Posted May 15, 2003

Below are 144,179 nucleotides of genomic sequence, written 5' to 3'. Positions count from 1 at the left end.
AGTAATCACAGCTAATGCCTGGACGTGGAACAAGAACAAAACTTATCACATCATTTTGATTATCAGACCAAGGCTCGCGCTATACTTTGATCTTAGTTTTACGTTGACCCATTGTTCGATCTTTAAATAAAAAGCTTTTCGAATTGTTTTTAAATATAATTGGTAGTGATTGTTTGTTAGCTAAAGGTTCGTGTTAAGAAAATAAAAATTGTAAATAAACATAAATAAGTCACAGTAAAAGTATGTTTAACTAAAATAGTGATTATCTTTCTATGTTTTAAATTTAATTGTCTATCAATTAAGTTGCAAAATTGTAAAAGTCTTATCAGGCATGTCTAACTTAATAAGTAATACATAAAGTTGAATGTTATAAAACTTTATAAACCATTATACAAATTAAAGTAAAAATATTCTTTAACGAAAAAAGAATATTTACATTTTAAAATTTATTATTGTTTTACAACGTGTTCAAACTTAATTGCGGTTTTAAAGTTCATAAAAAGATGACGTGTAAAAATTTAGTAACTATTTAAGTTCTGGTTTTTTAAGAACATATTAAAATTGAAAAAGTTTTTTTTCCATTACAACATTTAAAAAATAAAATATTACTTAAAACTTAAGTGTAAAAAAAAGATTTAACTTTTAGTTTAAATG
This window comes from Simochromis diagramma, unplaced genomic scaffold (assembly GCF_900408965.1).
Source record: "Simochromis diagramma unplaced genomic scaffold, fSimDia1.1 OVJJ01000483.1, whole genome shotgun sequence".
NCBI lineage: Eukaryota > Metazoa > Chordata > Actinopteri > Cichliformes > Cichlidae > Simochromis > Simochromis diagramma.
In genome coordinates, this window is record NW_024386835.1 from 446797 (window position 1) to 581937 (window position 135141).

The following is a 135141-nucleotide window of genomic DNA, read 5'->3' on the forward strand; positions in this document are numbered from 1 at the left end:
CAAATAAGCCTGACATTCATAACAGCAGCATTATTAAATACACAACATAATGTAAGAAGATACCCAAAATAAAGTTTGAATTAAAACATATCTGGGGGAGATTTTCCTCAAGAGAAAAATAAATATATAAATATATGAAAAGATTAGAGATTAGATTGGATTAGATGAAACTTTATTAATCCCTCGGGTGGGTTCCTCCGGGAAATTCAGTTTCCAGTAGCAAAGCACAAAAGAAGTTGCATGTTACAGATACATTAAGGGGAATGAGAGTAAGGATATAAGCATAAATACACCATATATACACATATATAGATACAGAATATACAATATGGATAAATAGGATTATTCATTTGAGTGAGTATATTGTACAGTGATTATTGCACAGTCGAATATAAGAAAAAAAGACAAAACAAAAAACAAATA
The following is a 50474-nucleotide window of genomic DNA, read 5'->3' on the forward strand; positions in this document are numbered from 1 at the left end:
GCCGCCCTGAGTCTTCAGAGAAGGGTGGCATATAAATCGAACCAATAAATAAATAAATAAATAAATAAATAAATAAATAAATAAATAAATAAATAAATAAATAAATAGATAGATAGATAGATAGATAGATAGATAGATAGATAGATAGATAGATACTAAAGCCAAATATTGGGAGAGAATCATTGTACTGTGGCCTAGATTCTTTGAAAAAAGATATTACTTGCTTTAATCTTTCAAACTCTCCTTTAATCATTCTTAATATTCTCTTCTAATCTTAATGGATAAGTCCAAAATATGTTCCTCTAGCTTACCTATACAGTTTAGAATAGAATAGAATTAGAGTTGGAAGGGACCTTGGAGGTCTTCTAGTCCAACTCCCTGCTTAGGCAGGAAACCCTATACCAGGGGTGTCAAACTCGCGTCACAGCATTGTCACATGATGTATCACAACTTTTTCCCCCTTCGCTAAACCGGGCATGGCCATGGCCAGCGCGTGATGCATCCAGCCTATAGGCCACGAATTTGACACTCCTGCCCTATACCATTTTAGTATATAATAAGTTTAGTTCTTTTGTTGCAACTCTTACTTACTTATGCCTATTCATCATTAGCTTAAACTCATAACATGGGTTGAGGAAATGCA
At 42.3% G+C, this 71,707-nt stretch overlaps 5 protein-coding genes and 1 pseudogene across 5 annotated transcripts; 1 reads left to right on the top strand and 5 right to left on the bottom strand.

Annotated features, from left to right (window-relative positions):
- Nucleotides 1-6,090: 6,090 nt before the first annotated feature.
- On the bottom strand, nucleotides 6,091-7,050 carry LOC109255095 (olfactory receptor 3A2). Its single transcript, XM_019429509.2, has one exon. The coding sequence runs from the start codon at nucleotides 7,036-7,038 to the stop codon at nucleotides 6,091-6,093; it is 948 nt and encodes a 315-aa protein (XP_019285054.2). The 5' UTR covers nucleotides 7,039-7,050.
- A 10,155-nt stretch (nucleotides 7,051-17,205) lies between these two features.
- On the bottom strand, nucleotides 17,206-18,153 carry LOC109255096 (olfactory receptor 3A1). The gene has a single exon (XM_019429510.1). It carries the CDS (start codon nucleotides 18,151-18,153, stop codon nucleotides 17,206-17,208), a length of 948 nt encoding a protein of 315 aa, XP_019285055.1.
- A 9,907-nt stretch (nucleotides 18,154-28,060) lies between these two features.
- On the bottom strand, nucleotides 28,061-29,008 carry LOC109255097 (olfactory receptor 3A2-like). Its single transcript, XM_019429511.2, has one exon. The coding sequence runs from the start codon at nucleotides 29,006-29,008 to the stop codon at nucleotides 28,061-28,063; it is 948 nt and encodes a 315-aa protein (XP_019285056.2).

The whirlwind of creative destruction is harnessed to the concept of continuous revolution in this handbook of how to think strategically in an arena that is both instantaneous and worldwide. Looking to business models instead of technology as the key strategic advantage for the near future, Mitchell and Coles distilled a decade-long research project, involving interviews and with CEOs of consistently successful companies that had ridden the crest of uncertainty by reinventing how they operated, in creating this book. What they found is that, of those businesses they selected to study, the ones who maintained their edge had changed their business model, many more than once. While their research begins in 1989, some of the companies in question had pioneered the concept, decades earlier. (Nucor Steel had been, 'The Nuclear Corporation of America,' a conglomerate making, among other things, radiac meters, before F. Kenneth Iverson reformulated their business model to that of a high-tech minimill.) The emphasis on strategy, in seeing new opportunities in seemingly random or unconnected events, and the decidedly long view of history implicit in the underlying philosophy is what recommends the work above all else. (The authors also clearly have a broad background in classical economics, and quoteAdam Smith, Alfred Marshall and others to illustrate key points.) Much of the strategic planning/scenerio building advice reminds this writer of concepts that he first ecountered in military life, and the anology of busines to war is not a new one. (Think of Sun Tzu, lately a business guru, after millenia as a fount of military doctrine.) Like generals preparing to fight the last war, many business leaders stick with a winning formula even as it reaches the point of diminishing returns, and as unacknowledged competitors become mortal dangers to their security. One example used by the authors is of Red Hat Linux, which depends at least partially on product innovations offered by the open-source community. While Microsoft may be market-dominant and debt-free, their business model, which, the authors note, defeated Netscape in the browser wars by offering Internet Explorer as a no-cost, bundled product with Windows, it may not be able to keep them as cost leader in the operating system market against competition relying on what Eric Raymond described as the gift culture of the open-source community ('The Cathedral and the Bazaar'). Whether Microsoft will (assuming that Red Had and company succeed in making Linux a critical threat to Windows) abandon what has been enormously successful for them (their business model) for the untried is the choice faced by everyone on top when challenged by asymmetric competition. The failure to see, plan for, and meet such challenges is more often the fate of yesterday's leaders than is the successful business model innovation that Mitchell and Coles describe. (See also, 'The Innovator's Dilemma' for case studies of this problem.) Involving as many minds as possible in worst-case-scenerio planning is another bit of wisdom, validated by the testimony of CEOs whom the authors found to be constantly ahead of the competition. This leveraging of existing resources (they're already on the payroll, if they are employees) is a low- to no-cost way to offset competitor advantages in fixed capital resources that the reader may not be able to match. While the book is generally shorn of technical minutia, making for quick readability, the discussion on pricing strategies is fairly detailed, and provides insight into how to use pricing to test business model concepts before fully committing to them. As with the other chapters, the section on pricing is well-illustrated with case studies in what worked - and what did not. The book is well worth an evening's read, especially before events make agonizing reappraisals of how one operates a necessity. -Lloyd A. ConwayWas this review helpful? Yes NoThank you for your feedback. Report this reviewThank you, this review has been flagged.